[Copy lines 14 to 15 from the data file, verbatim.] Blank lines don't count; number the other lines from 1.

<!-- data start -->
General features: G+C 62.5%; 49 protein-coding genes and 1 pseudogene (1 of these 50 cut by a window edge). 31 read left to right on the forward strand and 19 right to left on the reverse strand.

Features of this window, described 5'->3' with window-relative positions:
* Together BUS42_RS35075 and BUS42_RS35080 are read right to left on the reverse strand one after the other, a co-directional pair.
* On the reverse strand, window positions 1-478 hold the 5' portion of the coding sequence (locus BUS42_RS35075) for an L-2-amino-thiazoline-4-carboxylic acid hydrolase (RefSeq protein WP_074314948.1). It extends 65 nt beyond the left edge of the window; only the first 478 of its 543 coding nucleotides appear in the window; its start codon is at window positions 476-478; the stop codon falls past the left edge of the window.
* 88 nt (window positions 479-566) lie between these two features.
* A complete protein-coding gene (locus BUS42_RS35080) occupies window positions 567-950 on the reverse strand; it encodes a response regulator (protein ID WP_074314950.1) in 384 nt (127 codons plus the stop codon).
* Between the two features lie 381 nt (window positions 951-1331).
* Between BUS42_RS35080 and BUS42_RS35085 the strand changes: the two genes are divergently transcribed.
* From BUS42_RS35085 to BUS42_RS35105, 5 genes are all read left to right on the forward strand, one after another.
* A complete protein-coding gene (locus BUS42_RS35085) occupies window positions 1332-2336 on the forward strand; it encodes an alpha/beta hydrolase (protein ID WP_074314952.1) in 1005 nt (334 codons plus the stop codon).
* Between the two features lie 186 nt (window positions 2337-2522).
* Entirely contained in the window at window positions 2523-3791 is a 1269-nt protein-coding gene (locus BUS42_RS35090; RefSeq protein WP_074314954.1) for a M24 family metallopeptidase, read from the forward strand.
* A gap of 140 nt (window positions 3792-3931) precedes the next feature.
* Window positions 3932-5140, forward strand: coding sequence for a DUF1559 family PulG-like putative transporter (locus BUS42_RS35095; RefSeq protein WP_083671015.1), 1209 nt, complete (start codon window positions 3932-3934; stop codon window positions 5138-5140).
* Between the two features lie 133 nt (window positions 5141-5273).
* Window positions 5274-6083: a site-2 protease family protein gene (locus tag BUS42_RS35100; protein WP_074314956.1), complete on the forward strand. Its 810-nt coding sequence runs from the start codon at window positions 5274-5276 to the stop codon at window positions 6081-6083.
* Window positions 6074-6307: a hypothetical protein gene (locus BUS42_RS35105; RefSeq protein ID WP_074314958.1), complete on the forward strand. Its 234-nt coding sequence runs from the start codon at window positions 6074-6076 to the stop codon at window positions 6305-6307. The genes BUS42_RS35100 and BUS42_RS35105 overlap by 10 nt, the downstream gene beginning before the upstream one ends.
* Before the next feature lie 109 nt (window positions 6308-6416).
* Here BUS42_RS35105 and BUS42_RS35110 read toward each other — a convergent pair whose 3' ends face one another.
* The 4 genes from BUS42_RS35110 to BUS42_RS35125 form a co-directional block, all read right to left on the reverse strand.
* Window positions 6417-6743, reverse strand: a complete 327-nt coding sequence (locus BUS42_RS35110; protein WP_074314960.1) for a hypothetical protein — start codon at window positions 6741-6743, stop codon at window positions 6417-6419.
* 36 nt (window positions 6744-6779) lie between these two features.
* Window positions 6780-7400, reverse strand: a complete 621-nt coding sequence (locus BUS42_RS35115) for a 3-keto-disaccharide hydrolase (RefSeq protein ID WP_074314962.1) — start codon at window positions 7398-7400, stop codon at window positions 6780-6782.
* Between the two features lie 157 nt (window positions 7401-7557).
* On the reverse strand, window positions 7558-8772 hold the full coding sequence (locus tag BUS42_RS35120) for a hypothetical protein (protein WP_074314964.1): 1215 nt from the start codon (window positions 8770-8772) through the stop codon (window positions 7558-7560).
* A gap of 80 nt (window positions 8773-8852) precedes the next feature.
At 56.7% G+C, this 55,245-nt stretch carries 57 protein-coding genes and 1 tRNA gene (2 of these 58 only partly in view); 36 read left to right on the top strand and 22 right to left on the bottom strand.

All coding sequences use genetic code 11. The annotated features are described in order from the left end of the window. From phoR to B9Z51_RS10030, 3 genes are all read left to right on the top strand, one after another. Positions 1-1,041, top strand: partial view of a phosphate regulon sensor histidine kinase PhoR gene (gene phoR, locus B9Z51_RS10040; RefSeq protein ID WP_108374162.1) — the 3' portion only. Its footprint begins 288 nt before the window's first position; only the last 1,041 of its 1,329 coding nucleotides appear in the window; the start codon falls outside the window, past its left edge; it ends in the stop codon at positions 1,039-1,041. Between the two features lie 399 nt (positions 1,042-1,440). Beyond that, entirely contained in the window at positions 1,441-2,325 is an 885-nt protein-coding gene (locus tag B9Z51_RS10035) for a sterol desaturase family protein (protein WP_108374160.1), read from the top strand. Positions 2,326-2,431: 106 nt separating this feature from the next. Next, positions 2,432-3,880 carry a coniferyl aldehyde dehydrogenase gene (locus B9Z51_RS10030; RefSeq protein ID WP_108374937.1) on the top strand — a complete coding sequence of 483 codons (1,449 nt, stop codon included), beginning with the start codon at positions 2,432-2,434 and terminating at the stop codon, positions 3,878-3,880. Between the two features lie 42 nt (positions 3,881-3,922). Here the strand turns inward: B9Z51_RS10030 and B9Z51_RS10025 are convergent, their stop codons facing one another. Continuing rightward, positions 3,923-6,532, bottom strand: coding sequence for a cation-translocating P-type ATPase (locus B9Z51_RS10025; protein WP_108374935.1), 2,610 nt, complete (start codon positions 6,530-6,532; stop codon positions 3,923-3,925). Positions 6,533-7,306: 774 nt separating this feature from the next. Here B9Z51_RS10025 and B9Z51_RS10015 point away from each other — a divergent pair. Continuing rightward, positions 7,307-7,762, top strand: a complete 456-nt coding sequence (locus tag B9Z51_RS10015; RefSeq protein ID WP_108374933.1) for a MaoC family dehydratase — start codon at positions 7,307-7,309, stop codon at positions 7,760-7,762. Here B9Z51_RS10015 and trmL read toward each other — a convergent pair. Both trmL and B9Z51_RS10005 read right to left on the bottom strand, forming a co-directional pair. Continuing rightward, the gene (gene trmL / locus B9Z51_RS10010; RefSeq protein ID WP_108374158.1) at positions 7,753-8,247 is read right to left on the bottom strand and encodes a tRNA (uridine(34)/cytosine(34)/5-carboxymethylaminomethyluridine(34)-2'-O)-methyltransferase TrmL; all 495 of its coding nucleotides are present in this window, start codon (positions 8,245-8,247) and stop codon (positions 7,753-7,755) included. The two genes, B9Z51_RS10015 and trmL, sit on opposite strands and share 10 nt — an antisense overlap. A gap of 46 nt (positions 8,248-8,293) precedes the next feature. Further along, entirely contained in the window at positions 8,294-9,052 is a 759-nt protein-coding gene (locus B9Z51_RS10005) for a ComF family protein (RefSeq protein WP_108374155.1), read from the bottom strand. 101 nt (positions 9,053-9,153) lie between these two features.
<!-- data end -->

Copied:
* Window positions 3932-5140, forward strand: coding sequence for a DUF1559 family PulG-like putative transporter (locus BUS42_RS35095; RefSeq protein WP_083671015.1), 1209 nt, complete (start codon window positions 3932-3934; stop codon window positions 5138-5140).
* Between the two features lie 133 nt (window positions 5141-5273).